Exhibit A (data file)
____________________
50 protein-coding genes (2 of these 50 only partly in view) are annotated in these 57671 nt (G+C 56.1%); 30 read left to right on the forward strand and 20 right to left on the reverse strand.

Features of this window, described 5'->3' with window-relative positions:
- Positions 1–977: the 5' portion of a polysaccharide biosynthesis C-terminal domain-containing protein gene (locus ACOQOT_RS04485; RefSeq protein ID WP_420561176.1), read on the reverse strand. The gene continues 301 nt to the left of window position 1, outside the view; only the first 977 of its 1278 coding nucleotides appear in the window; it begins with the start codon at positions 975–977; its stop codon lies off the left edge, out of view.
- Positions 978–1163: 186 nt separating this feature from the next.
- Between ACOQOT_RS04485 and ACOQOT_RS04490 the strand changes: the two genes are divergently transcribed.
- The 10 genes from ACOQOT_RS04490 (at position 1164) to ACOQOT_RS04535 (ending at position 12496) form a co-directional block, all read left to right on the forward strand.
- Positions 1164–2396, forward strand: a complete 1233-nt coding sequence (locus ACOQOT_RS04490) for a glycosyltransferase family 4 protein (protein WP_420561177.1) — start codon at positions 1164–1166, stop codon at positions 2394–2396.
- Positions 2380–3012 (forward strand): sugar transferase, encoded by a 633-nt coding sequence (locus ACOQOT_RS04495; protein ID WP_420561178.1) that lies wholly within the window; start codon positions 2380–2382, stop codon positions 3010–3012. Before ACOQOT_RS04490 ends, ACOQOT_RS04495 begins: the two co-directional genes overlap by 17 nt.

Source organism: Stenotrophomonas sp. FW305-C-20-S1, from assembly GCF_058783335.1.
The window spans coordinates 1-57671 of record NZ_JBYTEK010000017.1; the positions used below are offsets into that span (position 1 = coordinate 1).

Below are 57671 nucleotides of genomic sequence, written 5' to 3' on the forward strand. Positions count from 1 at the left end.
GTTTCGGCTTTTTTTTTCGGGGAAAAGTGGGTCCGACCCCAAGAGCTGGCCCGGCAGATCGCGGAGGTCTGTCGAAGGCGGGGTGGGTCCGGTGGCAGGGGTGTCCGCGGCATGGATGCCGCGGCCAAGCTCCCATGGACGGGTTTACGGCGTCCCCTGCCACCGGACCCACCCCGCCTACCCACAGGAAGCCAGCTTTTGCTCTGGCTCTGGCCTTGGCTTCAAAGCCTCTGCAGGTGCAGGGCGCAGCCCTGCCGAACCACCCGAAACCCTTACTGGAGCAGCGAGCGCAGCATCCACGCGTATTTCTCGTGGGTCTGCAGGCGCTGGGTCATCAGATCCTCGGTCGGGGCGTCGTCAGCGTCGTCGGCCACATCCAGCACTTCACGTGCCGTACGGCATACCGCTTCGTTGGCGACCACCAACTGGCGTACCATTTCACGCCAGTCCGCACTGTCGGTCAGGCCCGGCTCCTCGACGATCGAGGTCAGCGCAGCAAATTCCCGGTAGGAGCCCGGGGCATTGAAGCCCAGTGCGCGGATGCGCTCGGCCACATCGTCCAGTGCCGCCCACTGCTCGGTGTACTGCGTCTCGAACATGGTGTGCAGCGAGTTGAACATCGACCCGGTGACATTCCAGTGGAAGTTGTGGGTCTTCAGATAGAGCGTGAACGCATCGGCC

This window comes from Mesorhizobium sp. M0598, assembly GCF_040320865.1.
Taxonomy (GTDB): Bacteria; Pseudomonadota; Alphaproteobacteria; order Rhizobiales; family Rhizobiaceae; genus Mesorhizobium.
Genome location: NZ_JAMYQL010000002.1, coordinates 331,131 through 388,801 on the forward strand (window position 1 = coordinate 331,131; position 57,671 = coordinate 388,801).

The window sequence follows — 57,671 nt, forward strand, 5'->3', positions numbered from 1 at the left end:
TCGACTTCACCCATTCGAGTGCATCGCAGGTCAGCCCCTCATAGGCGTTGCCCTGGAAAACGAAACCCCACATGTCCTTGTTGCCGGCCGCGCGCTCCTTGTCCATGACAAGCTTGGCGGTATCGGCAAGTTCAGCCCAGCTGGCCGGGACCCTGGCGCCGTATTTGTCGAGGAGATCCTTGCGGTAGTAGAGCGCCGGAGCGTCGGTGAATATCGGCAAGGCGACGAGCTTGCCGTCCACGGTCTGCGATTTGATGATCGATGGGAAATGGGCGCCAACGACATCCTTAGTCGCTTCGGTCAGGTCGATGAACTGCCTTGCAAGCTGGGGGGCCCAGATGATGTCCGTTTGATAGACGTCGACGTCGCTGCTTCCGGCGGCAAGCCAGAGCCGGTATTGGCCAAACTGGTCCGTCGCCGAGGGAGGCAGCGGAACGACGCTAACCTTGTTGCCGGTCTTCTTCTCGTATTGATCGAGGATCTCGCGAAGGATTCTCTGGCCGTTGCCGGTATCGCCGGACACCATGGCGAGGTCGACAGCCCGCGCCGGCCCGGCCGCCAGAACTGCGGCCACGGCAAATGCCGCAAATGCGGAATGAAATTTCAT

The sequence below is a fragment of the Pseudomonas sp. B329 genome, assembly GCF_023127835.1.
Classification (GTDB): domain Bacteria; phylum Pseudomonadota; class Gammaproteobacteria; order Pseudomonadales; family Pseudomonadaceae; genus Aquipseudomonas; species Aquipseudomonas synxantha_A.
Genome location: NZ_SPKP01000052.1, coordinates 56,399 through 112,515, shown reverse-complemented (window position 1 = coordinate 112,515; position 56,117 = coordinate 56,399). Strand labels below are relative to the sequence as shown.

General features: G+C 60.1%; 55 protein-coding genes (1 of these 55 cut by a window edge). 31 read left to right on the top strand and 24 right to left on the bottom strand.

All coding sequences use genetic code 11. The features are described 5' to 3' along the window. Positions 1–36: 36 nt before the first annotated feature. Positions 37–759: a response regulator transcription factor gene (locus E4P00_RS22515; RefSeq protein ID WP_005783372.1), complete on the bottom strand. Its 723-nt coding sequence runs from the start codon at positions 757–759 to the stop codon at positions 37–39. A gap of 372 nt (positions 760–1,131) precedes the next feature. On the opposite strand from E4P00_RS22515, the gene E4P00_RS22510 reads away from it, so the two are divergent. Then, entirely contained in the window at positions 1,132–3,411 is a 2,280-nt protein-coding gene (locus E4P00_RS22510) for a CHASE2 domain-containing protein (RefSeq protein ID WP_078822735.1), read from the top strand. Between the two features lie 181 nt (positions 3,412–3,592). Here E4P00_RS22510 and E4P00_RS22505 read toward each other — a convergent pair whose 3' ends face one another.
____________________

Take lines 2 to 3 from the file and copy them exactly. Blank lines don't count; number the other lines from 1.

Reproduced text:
Features of this window, described 5'->3' with window-relative positions:
- Positions 1–977: the 5' portion of a polysaccharide biosynthesis C-terminal domain-containing protein gene (locus ACOQOT_RS04485; RefSeq protein ID WP_420561176.1), read on the reverse strand. The gene continues 301 nt to the left of window position 1, outside the view; only the first 977 of its 1278 coding nucleotides appear in the window; it begins with the start codon at positions 975–977; its stop codon lies off the left edge, out of view.